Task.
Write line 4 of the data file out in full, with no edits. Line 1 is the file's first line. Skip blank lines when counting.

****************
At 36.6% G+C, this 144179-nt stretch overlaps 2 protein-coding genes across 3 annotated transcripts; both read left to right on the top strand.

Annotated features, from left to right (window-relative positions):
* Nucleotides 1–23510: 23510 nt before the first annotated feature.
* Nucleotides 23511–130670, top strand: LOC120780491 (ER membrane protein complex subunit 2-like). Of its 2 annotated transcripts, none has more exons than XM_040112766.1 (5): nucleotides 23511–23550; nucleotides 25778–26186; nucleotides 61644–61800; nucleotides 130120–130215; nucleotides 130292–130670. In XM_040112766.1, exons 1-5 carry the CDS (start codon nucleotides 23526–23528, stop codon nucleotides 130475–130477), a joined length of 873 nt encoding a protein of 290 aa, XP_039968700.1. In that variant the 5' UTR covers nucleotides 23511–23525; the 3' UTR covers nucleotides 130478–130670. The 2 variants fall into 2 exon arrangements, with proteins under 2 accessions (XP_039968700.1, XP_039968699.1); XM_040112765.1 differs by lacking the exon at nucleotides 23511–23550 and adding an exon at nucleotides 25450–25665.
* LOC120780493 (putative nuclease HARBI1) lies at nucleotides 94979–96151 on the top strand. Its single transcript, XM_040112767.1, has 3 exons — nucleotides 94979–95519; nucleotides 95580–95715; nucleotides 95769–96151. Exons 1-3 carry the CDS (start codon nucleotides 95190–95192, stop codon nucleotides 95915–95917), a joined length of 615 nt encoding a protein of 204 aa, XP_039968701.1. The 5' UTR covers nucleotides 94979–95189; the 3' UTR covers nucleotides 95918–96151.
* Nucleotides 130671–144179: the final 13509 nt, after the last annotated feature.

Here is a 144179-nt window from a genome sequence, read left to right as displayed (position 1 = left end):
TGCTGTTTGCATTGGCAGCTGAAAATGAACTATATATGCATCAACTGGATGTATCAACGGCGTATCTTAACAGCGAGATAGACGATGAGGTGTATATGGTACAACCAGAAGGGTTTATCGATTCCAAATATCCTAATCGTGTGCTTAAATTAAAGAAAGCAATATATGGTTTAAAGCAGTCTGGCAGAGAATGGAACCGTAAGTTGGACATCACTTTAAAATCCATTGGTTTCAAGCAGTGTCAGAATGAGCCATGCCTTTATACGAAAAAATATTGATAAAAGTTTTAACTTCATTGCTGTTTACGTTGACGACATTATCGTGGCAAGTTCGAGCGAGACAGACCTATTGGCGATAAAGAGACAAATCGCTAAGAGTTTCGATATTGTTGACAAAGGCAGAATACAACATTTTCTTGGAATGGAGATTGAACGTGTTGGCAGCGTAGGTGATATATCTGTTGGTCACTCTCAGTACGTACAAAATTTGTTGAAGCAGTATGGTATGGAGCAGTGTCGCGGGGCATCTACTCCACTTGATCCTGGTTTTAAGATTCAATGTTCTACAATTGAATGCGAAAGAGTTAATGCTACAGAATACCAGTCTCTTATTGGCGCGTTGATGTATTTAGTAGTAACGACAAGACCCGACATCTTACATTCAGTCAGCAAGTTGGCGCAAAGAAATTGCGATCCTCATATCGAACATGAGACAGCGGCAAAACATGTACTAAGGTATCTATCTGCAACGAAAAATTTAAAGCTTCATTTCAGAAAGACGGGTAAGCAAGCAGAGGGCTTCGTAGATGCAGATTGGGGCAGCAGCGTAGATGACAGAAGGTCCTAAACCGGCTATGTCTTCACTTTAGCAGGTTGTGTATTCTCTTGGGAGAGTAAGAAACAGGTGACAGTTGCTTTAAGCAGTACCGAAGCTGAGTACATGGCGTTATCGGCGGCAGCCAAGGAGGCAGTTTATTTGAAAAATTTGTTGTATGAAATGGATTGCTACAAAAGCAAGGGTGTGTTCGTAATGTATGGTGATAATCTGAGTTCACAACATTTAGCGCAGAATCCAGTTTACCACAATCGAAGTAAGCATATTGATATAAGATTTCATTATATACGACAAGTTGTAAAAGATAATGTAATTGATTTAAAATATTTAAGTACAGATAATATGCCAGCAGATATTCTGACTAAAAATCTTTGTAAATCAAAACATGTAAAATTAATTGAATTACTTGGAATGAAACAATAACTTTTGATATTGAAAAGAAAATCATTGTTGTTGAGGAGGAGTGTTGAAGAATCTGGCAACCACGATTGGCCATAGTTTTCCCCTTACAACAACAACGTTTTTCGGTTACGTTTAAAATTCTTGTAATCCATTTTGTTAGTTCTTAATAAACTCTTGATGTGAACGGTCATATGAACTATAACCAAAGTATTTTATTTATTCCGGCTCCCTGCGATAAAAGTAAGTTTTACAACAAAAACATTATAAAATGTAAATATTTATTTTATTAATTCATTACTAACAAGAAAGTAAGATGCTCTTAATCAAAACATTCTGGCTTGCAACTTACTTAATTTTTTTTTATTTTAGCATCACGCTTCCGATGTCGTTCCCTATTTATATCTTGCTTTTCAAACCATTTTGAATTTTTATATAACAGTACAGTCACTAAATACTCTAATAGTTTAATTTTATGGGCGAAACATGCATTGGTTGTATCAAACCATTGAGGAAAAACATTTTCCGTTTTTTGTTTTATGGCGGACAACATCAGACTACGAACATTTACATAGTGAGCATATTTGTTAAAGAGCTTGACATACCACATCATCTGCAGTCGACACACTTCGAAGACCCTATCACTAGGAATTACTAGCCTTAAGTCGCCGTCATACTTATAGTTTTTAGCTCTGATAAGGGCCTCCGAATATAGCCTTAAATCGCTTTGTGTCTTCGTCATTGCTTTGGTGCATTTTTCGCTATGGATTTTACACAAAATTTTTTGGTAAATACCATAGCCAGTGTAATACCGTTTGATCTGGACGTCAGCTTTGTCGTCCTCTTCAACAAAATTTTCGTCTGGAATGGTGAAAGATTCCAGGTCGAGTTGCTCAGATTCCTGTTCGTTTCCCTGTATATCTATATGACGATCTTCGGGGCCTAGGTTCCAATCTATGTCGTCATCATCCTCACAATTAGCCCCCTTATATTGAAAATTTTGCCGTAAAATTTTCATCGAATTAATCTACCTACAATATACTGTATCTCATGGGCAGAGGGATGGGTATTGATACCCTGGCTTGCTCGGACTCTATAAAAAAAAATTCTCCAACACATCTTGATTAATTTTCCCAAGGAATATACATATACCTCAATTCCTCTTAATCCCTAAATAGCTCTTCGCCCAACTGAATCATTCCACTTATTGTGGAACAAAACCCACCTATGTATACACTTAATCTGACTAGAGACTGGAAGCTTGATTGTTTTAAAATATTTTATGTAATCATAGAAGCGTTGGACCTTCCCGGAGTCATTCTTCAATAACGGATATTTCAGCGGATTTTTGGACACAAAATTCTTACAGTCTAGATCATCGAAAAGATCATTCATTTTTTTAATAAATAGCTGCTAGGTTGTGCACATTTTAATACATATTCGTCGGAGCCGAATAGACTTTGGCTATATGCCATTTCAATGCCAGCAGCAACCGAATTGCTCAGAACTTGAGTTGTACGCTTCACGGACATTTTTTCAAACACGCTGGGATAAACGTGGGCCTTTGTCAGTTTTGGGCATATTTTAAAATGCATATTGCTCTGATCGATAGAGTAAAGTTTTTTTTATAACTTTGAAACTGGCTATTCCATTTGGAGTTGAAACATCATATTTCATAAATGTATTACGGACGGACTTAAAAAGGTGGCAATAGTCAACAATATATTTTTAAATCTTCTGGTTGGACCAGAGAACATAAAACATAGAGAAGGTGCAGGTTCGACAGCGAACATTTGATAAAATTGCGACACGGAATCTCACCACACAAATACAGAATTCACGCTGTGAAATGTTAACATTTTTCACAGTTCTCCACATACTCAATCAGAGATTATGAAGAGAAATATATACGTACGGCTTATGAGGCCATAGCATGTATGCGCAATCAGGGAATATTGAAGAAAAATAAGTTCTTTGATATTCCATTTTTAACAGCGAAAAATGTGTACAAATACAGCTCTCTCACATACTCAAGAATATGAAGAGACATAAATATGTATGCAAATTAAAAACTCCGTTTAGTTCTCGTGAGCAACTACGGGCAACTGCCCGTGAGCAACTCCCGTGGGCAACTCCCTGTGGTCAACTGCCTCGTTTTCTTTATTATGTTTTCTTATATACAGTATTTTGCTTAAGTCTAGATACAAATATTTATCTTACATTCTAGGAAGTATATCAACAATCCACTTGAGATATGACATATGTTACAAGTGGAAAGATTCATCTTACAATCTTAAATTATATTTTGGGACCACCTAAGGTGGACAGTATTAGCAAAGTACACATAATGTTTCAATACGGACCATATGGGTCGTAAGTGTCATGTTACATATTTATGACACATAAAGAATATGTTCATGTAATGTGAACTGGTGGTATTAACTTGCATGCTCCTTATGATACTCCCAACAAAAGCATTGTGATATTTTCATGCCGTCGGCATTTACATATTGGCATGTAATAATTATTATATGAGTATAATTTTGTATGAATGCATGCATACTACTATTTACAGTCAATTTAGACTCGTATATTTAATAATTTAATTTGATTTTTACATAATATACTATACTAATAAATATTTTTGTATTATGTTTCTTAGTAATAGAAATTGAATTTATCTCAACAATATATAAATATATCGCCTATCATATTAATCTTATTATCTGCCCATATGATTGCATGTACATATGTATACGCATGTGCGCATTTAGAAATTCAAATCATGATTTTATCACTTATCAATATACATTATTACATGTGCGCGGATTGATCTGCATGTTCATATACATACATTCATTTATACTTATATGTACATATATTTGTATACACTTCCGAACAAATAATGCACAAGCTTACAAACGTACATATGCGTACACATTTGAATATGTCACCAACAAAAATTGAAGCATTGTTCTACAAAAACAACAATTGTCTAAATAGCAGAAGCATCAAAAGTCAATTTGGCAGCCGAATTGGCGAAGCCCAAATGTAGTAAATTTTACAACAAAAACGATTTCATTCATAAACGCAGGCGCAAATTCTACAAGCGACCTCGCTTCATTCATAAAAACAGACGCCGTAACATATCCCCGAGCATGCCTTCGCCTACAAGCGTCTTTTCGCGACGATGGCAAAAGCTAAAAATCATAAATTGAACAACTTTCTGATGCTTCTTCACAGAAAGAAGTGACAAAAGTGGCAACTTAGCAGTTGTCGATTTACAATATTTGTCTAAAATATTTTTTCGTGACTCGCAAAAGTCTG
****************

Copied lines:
* Nucleotides 23511–130670, top strand: LOC120780491 (ER membrane protein complex subunit 2-like). Of its 2 annotated transcripts, none has more exons than XM_040112766.1 (5): nucleotides 23511–23550; nucleotides 25778–26186; nucleotides 61644–61800; nucleotides 130120–130215; nucleotides 130292–130670. In XM_040112766.1, exons 1-5 carry the CDS (start codon nucleotides 23526–23528, stop codon nucleotides 130475–130477), a joined length of 873 nt encoding a protein of 290 aa, XP_039968700.1. In that variant the 5' UTR covers nucleotides 23511–23525; the 3' UTR covers nucleotides 130478–130670. The 2 variants fall into 2 exon arrangements, with proteins under 2 accessions (XP_039968700.1, XP_039968699.1); XM_040112765.1 differs by lacking the exon at nucleotides 23511–23550 and adding an exon at nucleotides 25450–25665.